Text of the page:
• I think it’s a combination of mental and physical with Wright. maybe there’s something lingering in his head from the Cain beaning. but that was 2009, right?? maybe there’s an issue with his shoulder. I’ve never seen good throwing mechanics from him. plus the recent injury. but I think Citi Field has gotten in his head from day 1 there. but I also wonder, even if all these years later, the 2 collapses which I still call him “face of” or “captain of” (2007 and 2008) are there in his head. and sadly, maybe his skills are going to decline soon too.

  • Steve D

    My 2 cents…I have been working on my own swing all summer, so I am in tune with mechanics. I have watched slo-mo swings of all the top hitters. One video had Wright in it from a few years back. He hit a HR, but the swing was awful compared to the others…his first move is to move his backside away from the pitcher. Last night, as he was flailing at a change-up, I noticed him closing his eyes…either in frustration or he just wasn’t seeing the ball. He has a rear-back that makes him late on pitches, then he tries to pull and hits weak grounders. When was the last time he stayed back on a ball or drove it the other way? You can see it all here: from last night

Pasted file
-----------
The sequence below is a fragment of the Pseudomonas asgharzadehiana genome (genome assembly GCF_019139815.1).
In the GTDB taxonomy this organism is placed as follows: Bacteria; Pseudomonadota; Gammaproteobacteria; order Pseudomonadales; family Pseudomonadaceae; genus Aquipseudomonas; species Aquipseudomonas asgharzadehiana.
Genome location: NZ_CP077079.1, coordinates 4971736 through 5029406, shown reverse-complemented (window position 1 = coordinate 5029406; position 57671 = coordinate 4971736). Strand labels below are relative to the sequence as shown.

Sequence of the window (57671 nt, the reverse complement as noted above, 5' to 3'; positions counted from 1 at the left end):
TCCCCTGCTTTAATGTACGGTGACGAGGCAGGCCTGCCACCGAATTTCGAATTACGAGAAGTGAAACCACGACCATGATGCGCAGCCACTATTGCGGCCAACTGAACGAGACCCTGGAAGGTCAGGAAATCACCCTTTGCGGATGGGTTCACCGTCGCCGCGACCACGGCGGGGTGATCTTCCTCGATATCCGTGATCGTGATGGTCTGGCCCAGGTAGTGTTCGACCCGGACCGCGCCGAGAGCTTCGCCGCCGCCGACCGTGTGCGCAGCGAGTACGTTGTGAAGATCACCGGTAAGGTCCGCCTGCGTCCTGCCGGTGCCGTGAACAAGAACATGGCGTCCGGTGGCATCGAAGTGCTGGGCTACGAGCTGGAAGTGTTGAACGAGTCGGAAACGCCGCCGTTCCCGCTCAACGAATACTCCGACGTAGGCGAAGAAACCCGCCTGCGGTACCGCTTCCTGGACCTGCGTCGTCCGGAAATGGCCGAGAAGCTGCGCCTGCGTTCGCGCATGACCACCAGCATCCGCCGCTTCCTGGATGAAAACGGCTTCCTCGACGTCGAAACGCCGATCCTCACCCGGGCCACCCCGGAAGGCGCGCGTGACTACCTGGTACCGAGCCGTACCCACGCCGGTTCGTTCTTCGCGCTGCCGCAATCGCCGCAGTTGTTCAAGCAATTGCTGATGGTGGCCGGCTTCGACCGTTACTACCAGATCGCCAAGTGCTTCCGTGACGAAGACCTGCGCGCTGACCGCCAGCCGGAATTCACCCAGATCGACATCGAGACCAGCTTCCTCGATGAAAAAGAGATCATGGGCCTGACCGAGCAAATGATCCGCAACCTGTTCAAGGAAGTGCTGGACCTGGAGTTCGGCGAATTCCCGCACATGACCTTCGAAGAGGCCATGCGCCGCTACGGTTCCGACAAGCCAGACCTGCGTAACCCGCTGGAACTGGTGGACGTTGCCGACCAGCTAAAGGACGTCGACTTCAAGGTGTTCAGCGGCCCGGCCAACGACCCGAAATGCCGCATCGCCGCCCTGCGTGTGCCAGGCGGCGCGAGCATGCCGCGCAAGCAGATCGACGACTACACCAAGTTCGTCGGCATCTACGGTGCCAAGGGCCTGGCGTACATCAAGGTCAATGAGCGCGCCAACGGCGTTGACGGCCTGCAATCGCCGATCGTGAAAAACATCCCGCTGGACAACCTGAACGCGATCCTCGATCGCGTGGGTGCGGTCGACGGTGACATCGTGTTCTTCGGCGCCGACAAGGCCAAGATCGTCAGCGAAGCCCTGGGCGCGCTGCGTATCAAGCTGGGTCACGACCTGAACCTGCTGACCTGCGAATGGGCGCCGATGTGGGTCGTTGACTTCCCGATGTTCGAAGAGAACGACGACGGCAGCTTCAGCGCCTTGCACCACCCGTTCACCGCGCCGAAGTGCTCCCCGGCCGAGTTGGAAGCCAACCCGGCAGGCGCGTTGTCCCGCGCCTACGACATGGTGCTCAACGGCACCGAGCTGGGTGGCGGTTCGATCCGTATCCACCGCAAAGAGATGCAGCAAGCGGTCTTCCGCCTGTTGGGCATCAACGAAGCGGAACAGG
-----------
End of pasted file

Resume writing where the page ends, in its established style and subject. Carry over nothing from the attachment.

• eric1973

    When does David Wright’s contract come off the books? This will be an albatross around the Mets’ necks for years to come. Between the beaning, broken back, and being as gentle as Mary’s little lamb, sad to say its over.

  • The pitcher will bust him inside a pitch or two and then, like clockwork, get him to miss an outside pitch

    • Kevin

      I watch just about all of the games and I rarely see White offer at the first pitch which is usually on the inside part of the plate. From that point it’s sliders away. You also see Wright frequently flinch at inside curveballs. He’s too young to be physically finished. He just needs to swing at that first pitch in the same way that elevated Lucas Duda to his current heights.